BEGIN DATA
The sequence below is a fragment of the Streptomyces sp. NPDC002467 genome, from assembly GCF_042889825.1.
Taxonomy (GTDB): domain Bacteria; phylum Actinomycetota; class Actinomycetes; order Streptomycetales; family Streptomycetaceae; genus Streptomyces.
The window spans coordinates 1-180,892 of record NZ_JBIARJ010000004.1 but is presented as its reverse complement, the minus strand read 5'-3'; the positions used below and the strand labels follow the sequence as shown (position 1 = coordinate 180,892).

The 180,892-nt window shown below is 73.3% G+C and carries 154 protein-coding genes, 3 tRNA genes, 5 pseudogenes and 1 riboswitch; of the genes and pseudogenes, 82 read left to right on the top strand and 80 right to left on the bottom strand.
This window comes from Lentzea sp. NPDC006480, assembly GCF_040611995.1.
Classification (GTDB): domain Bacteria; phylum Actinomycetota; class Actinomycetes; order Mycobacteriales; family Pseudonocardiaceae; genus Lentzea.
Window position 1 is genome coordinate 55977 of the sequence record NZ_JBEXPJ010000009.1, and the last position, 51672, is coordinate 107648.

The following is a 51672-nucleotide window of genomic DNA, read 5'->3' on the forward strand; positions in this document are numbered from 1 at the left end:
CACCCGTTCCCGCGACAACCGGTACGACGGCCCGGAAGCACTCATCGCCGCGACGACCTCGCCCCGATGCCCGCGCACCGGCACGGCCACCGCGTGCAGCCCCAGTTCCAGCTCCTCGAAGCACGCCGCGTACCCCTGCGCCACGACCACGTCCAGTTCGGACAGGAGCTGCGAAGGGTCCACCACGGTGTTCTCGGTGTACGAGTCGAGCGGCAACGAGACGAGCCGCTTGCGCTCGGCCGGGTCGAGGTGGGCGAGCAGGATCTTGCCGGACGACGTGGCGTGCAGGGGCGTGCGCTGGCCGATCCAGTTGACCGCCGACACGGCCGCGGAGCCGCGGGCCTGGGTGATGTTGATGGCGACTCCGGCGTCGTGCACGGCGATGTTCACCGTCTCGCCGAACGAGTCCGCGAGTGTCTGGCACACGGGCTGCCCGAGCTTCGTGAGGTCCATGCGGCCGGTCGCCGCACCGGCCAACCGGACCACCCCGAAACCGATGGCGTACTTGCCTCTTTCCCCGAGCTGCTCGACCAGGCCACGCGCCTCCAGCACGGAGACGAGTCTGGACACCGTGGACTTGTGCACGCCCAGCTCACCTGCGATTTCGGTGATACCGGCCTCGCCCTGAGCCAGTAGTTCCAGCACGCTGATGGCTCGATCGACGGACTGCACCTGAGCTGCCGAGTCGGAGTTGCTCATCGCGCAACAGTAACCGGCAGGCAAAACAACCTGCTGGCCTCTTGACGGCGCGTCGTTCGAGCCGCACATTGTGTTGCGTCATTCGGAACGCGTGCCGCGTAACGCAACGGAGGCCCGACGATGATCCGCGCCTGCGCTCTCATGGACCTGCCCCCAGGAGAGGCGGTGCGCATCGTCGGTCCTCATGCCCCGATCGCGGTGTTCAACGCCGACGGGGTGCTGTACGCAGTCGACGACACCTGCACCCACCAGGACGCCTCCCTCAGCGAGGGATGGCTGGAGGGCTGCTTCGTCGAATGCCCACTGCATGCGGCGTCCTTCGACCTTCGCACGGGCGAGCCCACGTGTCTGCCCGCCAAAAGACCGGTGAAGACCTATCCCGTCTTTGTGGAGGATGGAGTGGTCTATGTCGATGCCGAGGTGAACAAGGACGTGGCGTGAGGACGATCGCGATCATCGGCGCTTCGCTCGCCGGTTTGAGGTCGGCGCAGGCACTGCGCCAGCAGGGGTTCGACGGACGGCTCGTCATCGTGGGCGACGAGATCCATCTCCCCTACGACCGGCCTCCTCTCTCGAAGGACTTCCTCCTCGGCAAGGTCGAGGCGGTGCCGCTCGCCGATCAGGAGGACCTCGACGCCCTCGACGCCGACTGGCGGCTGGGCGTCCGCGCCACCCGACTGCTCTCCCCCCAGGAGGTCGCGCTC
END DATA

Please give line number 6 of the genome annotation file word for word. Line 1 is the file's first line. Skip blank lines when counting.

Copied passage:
Classification (GTDB): domain Bacteria; phylum Actinomycetota; class Actinomycetes; order Mycobacteriales; family Pseudonocardiaceae; genus Lentzea.